|Paul Coggins and Martin Mockler , London Irish Construction Network, Brexit debate in House of Commons|
|Frank Feighan with Alasdair McDonnell, Leader
Many thanks for inviting me today.
I would like to preface my remarks by saying that as the 31st Dail was dissolved earlier this month, I am today speaking here essentially as a private citizen, and my views are my own. So if you take issue with what I am about to say, I alone am responsible!
During the last Dail I was privileged to hold the offices of co-Chairman of the British-Irish Parliamentary Association (BIPA) and Chairman of the Oireachatas Joint Committee on the Implementation of the Good Friday Agreement. And in these roles I took, and indeed still take, a keen interest in Ireland’s relationship with the UK, as well as developments in Northern Ireland.
Indeed when BIPA last met, the implications of a possible UK exit from the EU was the topic of substantial and lively discussion, not only among elected members of the Irish and Westminster Parliaments, but also among members of the devolved administrations in Scotland, Wales and Northern Ireland, who had their own perspectives on the debate.
Whatever your views, it’s clear that the coming referendum will have profound implications for the UK, including its devolved nations, as well as for Ireland and the rest of the EU.
So this gathering today is important, and also timely, coming after the publication of a draft basis of agreement by EU Council President Tusk. Governments will be studying this text very closely, and we can expect substantial discussions and intensive negotiations in the weeks ahead. We may see the referendum take place as soon as this summer.
Let me be clear that Irish people naturally respect the right of UK citizens to determine their own future. But Ireland is a close friend and neighbour of the UK, and there are huge trade, social and historical ties between our countries. Members of the London Irish Construction Network understand that well. So of course Ireland takes a keen interest in this debate.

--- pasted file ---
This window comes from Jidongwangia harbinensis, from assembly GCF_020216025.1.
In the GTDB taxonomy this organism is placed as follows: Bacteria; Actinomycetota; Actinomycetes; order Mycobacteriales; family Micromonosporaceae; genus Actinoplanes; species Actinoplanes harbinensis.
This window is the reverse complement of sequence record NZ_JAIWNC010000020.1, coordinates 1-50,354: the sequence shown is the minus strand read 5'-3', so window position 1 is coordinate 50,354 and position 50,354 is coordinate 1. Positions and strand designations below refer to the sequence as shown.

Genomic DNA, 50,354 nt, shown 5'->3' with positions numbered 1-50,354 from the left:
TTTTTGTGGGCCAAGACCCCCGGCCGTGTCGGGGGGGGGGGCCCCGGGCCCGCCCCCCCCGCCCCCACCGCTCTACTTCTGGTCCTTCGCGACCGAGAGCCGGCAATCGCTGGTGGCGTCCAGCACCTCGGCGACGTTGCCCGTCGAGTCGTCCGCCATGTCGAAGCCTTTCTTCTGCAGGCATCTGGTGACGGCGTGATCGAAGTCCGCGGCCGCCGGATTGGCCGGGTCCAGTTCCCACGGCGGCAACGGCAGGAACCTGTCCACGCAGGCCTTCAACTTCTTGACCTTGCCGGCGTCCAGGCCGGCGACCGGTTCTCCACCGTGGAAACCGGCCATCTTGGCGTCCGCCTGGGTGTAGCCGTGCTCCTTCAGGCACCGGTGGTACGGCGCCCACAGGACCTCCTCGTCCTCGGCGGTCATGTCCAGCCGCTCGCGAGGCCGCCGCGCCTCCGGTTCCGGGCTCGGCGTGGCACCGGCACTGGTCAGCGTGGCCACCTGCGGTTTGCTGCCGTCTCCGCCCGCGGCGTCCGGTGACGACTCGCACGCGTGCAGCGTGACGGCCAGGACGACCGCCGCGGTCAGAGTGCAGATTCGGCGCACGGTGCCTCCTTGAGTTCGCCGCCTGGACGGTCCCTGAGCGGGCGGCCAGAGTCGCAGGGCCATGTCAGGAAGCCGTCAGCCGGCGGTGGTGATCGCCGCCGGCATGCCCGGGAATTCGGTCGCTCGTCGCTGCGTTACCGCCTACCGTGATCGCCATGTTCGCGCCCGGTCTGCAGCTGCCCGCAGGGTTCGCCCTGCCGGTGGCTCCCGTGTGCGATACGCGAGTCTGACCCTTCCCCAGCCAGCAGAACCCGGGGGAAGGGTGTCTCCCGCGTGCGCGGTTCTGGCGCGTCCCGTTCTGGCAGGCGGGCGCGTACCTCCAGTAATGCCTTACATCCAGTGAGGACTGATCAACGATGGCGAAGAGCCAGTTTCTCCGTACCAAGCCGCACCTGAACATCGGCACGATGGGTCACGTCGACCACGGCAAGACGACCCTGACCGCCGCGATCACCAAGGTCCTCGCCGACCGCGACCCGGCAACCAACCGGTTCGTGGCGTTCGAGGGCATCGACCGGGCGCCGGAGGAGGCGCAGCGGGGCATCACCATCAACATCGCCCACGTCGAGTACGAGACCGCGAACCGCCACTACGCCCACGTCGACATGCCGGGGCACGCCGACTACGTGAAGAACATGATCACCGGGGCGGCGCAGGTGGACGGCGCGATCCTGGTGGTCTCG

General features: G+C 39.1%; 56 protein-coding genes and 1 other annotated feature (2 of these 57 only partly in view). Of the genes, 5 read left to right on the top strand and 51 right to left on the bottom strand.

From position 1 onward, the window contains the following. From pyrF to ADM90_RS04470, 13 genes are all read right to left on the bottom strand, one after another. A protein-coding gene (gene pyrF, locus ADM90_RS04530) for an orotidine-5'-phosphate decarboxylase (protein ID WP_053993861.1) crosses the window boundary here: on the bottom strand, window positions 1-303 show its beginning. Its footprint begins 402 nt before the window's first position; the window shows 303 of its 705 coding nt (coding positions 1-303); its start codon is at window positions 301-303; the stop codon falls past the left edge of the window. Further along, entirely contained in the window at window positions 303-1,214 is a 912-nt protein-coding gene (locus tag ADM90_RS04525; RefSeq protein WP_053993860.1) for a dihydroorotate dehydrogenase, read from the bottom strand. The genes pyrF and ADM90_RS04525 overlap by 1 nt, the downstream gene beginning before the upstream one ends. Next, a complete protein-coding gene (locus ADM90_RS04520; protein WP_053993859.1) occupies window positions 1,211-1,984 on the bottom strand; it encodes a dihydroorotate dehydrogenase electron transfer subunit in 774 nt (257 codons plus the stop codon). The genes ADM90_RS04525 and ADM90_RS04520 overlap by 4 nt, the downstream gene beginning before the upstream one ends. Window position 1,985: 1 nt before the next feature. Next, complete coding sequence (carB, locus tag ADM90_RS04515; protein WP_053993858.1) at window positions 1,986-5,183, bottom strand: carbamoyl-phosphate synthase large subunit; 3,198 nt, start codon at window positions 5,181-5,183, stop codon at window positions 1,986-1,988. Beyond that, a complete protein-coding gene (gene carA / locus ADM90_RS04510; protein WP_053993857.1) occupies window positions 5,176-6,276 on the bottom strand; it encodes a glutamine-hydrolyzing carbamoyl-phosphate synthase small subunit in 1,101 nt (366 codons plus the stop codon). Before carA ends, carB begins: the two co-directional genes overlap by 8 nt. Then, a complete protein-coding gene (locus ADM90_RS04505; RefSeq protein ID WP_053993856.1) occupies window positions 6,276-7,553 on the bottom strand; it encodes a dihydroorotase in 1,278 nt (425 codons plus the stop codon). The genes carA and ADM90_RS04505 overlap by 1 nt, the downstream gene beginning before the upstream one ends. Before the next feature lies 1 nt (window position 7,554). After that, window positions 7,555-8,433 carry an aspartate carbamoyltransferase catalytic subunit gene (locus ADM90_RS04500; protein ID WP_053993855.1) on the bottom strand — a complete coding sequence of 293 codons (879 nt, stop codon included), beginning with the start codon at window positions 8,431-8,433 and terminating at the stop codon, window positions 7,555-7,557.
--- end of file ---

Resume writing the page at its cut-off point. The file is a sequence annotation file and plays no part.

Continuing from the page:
I personally would not like to see, for example, an EU border run through the island of Ireland. And any changes to the UK’s EU membership are bound to impact the very substantial trade between Ireland and the UK, valued at over €1 billion each week in goods and services, which takes place under the umbrella of the EU’s common market. And the EU has, of course, been a substantial investor in Northern Ireland.
It is for reasons such as these that, as the Taoiseach has stated, Ireland is working as far as practicable to ensure the UK’s concerns are addressed in the negotiations. And from the draft text which has been published, we can see that far-reaching changes to the workings of the EU are on the table.
I hope that an agreement can be reached which accommodates the concerns and needs of the UK. Ireland sees the UK as a close ally and friend within the EU. It is without doubt better for Ireland that the UK remains in the UK. It is also better for the EU that the UK remains a full member. But I also firmly believe that it is in the UK’s own best interests to remain a member of a reformed EU.
For these reasons I have no doubt that I and my fellow countrymen and women will be watching the debate on the UK’s future relationship with the EU in the coming months with great interest.
On that note, may I sincerely congratulate the organisers for this evening’s most timely event, and thank you again for the opportunity to share my views.